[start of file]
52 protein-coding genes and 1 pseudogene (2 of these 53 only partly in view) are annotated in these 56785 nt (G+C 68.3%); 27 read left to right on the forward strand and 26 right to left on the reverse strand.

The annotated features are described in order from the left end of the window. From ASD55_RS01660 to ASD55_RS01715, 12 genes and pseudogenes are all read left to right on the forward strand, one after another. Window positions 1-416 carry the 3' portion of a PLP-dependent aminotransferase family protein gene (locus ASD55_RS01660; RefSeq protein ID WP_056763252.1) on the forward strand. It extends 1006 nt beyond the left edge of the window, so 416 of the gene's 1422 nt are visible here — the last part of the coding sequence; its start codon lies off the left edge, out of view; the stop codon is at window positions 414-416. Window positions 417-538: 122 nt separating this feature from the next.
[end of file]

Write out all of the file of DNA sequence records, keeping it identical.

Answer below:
52 protein-coding genes and 1 pseudogene (2 of these 53 only partly in view) are annotated in these 56785 nt (G+C 68.3%); 27 read left to right on the forward strand and 26 right to left on the reverse strand.

The annotated features are described in order from the left end of the window. From ASD55_RS01660 to ASD55_RS01715, 12 genes and pseudogenes are all read left to right on the forward strand, one after another. Window positions 1-416 carry the 3' portion of a PLP-dependent aminotransferase family protein gene (locus ASD55_RS01660; RefSeq protein ID WP_056763252.1) on the forward strand. It extends 1006 nt beyond the left edge of the window, so 416 of the gene's 1422 nt are visible here — the last part of the coding sequence; its start codon lies off the left edge, out of view; the stop codon is at window positions 414-416. Window positions 417-538: 122 nt separating this feature from the next.